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The falafel chaat arrived on the table and was paired with  a pink guava and kaffir lime tea. The tangy chaat with palate-teasing flavours, was delightful. After a sip of the light tea, the flavours came alive with a vengeance. I was off to a good start.

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Next was the salad with paneer and the tea to go along, was a delicate Oriental Jasmine and rose. A unique blend of the East and West- a romantic tea, which uplifts your mood instantly. It did just that. It perked my taste buds and I found myself enjoying the hearty and crunchy salad even more.

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Teas being paired with every course, I thought was an exciting thing to do in order to enhance the dining experience. And it really worked wonders.

Risotto infused with Sambar was served next but the watered down version did not entice me enough. The silver needle and berries tea paired with it though, took me by surprise. Fruity and flavourful, it was comforting all the way and yet, added zest to my palate with its intoxicating flavours. Who needs wine with teas like this around?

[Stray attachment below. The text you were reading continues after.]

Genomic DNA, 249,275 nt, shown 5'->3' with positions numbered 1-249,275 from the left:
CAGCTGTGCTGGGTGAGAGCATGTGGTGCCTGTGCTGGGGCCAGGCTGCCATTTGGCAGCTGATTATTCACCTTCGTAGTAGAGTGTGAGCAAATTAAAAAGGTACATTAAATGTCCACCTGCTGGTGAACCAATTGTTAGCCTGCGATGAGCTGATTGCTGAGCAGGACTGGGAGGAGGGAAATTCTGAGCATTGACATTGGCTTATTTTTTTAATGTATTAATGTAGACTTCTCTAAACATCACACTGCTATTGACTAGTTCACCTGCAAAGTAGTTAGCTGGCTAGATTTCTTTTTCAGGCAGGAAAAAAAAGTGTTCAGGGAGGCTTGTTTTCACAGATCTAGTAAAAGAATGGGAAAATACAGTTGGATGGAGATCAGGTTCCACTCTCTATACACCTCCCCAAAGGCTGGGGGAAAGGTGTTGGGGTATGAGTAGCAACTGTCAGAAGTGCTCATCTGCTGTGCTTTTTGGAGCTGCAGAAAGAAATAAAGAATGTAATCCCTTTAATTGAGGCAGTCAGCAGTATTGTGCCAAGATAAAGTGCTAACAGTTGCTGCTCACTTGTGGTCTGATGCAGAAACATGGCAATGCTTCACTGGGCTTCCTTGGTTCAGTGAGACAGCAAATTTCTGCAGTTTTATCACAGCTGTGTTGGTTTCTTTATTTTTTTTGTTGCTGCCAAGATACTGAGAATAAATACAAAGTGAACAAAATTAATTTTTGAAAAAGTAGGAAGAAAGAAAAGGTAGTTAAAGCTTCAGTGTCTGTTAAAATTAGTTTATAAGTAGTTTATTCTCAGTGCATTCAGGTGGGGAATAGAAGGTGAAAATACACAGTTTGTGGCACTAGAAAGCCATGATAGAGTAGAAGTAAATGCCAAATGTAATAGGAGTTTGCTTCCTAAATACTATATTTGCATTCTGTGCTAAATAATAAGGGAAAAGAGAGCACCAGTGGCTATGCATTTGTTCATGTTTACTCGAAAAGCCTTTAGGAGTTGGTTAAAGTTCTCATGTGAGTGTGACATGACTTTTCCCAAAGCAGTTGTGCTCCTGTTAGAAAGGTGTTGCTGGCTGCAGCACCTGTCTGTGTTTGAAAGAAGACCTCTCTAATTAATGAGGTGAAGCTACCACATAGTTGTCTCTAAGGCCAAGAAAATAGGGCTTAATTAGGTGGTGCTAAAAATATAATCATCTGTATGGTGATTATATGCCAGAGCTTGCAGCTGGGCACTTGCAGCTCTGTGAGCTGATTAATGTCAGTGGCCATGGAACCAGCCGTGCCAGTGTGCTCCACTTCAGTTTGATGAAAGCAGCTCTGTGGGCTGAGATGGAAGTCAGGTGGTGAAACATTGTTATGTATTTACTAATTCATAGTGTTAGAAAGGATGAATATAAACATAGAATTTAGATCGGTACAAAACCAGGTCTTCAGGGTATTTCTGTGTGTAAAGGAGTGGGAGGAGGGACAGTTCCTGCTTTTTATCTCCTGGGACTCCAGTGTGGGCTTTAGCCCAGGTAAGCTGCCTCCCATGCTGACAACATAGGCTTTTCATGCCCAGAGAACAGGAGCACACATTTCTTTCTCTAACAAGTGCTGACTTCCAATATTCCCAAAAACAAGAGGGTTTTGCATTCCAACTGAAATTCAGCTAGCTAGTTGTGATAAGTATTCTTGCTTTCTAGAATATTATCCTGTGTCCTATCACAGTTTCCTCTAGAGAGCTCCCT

The Idly Crust with Pomfret was the piece de resistance. Fresh fluffy soft fish with a delectable crust was a treat for the taste buds.

What can I say about the matcha semifreddo. It bore ample testimony to Chef’s mastery over his craft. The matcha tea flavours, lend themselves seamlessly to this dessert and in fact enhanced the taste. Layers of Matcha cream and cake covered with grilled almond slivers and served with chocolate sauce. Truly decadent. Paired with the robust mocha tea this course was truly memorable. Assam chai with a rich coffee cream crown and finished with cracked roasted coffee beans. Whew! I had tasted nothing like this ever before.

There is Chai cheese cake tart too, for dessert lovers, which I have to head back to try.